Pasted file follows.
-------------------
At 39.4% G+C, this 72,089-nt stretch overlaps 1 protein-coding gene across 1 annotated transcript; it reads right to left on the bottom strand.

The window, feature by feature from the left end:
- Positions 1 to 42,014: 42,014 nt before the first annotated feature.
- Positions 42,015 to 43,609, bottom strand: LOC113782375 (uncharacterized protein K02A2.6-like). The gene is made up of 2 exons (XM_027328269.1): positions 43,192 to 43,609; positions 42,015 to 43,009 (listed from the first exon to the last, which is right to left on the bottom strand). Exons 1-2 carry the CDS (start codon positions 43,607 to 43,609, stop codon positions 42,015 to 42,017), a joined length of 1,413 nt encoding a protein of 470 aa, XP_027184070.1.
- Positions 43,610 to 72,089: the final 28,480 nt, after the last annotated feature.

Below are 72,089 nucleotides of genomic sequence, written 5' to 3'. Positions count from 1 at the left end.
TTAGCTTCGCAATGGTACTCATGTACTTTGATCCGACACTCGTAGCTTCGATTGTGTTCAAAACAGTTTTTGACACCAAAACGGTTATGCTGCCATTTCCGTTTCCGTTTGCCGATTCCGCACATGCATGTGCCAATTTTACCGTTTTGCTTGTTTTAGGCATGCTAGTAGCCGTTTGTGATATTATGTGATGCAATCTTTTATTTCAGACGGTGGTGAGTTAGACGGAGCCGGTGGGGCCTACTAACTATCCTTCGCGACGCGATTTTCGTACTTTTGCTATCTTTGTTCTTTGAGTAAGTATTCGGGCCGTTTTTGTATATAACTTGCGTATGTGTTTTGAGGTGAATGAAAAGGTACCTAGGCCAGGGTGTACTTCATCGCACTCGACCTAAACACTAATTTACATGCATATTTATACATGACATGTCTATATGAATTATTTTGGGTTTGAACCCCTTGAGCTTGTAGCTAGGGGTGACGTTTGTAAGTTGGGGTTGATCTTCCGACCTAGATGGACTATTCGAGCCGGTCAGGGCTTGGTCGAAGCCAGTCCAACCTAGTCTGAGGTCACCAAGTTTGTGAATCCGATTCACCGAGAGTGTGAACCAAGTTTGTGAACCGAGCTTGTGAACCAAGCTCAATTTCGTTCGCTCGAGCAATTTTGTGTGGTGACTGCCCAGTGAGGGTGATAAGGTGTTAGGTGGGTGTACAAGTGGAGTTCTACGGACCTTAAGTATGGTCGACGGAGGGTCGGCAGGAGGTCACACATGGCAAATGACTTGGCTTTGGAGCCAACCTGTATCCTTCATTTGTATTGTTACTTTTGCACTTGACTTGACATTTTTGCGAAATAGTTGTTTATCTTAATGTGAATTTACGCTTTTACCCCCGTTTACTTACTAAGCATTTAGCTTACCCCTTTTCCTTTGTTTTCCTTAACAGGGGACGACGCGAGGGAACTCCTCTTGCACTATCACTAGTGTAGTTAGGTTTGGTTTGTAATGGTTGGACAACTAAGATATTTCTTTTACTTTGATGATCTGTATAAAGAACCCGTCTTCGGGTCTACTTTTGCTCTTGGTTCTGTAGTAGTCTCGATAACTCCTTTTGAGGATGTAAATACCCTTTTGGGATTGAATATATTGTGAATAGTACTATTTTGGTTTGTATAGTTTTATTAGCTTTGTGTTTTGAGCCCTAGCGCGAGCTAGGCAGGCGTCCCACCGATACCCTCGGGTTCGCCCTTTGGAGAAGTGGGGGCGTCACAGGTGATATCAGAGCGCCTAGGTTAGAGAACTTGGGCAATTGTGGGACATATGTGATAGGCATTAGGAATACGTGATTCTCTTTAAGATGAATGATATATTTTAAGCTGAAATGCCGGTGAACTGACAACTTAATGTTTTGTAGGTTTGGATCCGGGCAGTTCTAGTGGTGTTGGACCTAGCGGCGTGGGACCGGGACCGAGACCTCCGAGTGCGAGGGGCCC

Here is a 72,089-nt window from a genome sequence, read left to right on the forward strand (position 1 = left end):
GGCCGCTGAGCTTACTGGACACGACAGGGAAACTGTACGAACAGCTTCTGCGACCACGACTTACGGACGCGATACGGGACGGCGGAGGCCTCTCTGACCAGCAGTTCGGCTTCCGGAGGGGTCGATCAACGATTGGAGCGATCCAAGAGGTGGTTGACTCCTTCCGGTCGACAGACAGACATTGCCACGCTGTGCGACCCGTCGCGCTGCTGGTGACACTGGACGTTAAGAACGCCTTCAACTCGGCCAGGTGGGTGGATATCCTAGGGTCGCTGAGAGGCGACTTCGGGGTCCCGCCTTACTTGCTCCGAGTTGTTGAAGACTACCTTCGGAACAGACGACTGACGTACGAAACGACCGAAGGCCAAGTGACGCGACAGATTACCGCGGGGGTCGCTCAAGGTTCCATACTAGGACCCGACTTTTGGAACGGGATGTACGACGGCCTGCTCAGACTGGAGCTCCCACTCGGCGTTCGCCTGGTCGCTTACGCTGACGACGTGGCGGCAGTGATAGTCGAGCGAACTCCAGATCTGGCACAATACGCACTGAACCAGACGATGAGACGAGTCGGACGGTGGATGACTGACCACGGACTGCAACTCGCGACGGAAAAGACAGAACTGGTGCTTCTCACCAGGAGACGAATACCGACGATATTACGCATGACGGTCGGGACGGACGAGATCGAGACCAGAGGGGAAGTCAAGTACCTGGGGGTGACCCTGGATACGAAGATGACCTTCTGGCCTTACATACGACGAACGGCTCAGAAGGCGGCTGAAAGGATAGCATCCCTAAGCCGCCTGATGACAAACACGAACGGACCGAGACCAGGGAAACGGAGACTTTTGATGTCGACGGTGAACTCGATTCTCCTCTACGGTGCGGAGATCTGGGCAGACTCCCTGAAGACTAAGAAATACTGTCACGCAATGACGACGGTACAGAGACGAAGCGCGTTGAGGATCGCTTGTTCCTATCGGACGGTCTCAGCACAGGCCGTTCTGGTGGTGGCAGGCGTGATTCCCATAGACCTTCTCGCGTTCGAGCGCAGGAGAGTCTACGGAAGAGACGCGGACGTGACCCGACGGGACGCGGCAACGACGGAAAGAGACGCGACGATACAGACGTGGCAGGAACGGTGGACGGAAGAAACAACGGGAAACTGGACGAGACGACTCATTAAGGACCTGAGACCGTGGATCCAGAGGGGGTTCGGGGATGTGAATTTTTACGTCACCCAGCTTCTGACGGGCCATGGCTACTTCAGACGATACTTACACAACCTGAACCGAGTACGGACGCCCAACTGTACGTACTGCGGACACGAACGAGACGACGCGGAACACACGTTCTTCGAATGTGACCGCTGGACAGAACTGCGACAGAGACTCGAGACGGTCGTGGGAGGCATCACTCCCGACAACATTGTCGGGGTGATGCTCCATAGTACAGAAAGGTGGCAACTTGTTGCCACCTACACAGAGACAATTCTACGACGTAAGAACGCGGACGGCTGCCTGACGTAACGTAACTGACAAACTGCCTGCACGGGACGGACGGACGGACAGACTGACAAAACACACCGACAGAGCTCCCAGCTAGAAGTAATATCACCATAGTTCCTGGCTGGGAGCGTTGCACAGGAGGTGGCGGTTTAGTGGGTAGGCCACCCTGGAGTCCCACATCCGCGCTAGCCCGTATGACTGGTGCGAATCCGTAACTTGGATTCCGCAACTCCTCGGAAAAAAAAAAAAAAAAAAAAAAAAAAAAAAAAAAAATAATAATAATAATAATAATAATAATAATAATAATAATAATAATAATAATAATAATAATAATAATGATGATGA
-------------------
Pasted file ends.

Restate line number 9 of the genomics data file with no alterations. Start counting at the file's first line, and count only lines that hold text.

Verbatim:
GGCCGCTGAGCTTACTGGACACGACAGGGAAACTGTACGAACAGCTTCTGCGACCACGACTTACGGACGCGATACGGGACGGCGGAGGCCTCTCTGACCAGCAGTTCGGCTTCCGGAGGGGTCGATCAACGATTGGAGCGATCCAAGAGGTGGTTGACTCCTTCCGGTCGACAGACAGACATTGCCACGCTGTGCGACCCGTCGCGCTGCTGGTGACACTGGACGTTAAGAACGCCTTCAACTCGGCCAGGTGGGTGGATATCCTAGGGTCGCTGAGAGGCGACTTCGGGGTCCCGCCTTACTTGCTCCGAGTTGTTGAAGACTACCTTCGGAACAGACGACTGACGTACGAAACGACCGAAGGCCAAGTGACGCGACAGATTACCGCGGGGGTCGCTCAAGGTTCCATACTAGGACCCGACTTTTGGAACGGGATGTACGACGGCCTGCTCAGACTGGAGCTCCCACTCGGCGTTCGCCTGGTCGCTTACGCTGACGACGTGGCGGCAGTGATAGTCGAGCGAACTCCAGATCTGGCACAATACGCACTGAACCAGACGATGAGACGAGTCGGACGGTGGATGACTGACCACGGACTGCAACTCGCGACGGAAAAGACAGAACTGGTGCTTCTCACCAGGAGACGAATACCGACGATATTACGCATGACGGTCGGGACGGACGAGATCGAGACCAGAGGGGAAGTCAAGTACCTGGGGGTGACCCTGGATACGAAGATGACCTTCTGGCCTTACATACGACGAACGGCTCAGAAGGCGGCTGAAAGGATAGCATCCCTAAGCCGCCTGATGACAAACACGAACGGACCGAGACCAGGGAAACGGAGACTTTTGATGTCGACGGTGAACTCGATTCTCCTCTACGGTGCGGAGATCTGGGCAGACTCCCTGAAGACTAAGAAATACTGTCACGCAATGACGACGGTACAGAGACGAAGCGCGTTGAGGATCGCTTGTTCCTATCGGACGGTCTCAGCACAGGCCGTTCTGGTGGTGGCAGGCGTGATTCCCATAGACCTTCTCGCGTTCGAGCGCAGGAGAGTCTACGGAAGAGACGCGGACGTGACCCGACGGGACGCGGCAACGACGGAAAGAGACGCGACGATACAGACGTGGCAGGAACGGTGGACGGAAGAAACAACGGGAAACTGGACGAGACGACTCATTAAGGACCTGAGACCGTGGATCCAGAGGGGGTTCGGGGATGTGAATTTTTACGTCACCCAGCTTCTGACGGGCCATGGCTACTTCAGACGATACTTACACAACCTGAACCGAGTACGGACGCCCAACTGTACGTACTGCGGACACGAACGAGACGACGCGGAACACACGTTCTTCGAATGTGACCGCTGGACAGAACTGCGACAGAGACTCGAGACGGTCGTGGGAGGCATCACTCCCGACAACATTGTCGGGGTGATGCTCCATAGTACAGAAAGGTGGCAACTTGTTGCCACCTACACAGAGACAATTCTACGACGTAAGAACGCGGACGGCTGCCTGACGTAACGTAACTGACAAACTGCCTGCACGGGACGGACGGACGGACAGACTGACAAAACACACCGACAGAGCTCCCAGCTAGAAGTAATATCACCATAGTTCCTGGCTGGGAGCGTTGCACAGGAGGTGGCGGTTTAGTGGGTAGGCCACCCTGGAGTCCCACATCCGCGCTAGCCCGTATGACTGGTGCGAATCCGTAACTTGGATTCCGCAACTCCTCGGAAAAAAAAAAAAAAAAAAAAAAAAAAAAAAAAAAAATAATAATAATAATAATAATAATAATAATAATAATAATAATAATAATAATAATAATAATAATAATGATGATGA